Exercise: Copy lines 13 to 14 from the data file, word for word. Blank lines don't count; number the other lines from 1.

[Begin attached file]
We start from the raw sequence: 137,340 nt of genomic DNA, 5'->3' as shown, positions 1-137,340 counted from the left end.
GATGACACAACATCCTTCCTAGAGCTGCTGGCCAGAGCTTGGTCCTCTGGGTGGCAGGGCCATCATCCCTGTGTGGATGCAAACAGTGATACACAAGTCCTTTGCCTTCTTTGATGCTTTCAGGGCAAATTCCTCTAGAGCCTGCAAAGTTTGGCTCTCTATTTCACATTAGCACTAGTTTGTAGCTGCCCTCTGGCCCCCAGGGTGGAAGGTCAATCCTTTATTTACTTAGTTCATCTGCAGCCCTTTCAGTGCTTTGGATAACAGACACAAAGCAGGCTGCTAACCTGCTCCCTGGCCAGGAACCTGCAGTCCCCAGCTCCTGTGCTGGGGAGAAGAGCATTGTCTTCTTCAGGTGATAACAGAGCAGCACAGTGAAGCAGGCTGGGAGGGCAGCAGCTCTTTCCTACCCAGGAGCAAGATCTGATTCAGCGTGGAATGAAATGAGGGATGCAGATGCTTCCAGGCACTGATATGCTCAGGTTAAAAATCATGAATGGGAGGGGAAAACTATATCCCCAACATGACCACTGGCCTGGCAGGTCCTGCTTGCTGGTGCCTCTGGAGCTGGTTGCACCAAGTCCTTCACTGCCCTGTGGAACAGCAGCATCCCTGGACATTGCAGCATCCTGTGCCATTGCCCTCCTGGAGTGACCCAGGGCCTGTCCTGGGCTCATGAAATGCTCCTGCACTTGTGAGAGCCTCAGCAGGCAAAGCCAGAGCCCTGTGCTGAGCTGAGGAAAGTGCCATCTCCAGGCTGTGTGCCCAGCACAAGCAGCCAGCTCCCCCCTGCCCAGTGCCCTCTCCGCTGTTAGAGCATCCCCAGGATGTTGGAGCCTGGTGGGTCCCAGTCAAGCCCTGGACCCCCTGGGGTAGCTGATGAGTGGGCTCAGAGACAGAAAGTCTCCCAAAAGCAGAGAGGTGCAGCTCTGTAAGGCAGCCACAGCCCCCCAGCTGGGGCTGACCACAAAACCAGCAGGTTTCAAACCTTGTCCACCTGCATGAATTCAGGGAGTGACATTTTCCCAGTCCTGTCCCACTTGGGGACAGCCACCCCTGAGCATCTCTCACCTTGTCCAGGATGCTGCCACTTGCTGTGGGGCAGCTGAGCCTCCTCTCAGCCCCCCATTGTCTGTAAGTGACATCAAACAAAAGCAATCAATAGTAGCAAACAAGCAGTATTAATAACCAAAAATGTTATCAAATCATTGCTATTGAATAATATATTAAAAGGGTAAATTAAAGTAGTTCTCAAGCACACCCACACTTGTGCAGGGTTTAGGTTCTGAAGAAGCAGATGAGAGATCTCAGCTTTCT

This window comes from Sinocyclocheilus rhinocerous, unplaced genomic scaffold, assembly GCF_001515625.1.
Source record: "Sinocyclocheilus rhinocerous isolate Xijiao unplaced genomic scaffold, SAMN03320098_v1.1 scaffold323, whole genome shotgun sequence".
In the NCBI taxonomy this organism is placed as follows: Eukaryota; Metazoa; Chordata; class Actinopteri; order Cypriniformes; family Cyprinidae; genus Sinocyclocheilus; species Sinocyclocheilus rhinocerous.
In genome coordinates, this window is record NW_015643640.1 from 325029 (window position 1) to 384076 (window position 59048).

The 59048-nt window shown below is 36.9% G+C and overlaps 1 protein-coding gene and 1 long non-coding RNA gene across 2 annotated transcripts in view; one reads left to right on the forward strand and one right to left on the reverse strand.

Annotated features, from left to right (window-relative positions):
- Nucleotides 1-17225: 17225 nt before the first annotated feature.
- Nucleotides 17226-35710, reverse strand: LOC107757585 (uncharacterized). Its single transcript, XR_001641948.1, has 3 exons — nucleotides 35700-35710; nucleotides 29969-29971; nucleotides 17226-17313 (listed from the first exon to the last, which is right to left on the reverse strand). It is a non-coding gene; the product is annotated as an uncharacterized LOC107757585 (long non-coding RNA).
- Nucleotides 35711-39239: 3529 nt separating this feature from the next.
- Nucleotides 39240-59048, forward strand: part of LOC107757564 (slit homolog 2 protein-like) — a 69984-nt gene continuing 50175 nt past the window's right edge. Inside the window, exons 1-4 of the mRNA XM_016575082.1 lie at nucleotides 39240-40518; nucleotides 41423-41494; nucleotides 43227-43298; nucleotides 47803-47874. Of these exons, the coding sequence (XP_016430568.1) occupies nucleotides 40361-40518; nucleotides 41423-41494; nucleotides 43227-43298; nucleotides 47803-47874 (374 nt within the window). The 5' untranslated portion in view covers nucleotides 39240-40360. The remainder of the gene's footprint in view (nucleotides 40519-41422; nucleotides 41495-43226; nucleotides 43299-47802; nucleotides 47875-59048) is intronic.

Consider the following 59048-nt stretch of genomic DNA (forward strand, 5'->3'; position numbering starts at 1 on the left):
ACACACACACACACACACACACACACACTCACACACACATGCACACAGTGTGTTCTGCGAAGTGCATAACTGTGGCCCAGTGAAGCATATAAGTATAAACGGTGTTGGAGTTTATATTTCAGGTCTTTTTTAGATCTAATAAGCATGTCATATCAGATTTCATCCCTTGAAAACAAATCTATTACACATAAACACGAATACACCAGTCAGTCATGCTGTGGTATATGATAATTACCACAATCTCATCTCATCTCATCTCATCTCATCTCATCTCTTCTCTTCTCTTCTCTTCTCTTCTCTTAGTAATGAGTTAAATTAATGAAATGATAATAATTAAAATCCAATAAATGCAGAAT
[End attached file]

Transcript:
Consider the following 59048-nt stretch of genomic DNA (forward strand, 5'->3'; position numbering starts at 1 on the left):
ACACACACACACACACACACACACACACTCACACACACATGCACACAGTGTGTTCTGCGAAGTGCATAACTGTGGCCCAGTGAAGCATATAAGTATAAACGGTGTTGGAGTTTATATTTCAGGTCTTTTTTAGATCTAATAAGCATGTCATATCAGATTTCATCCCTTGAAAACAAATCTATTACACATAAACACGAATACACCAGTCAGTCATGCTGTGGTATATGATAATTACCACAATCTCATCTCATCTCATCTCATCTCATCTCATCTCTTCTCTTCTCTTCTCTTCTCTTCTCTTAGTAATGAGTTAAATTAATGAAATGATAATAATTAAAATCCAATAAATGCAGAAT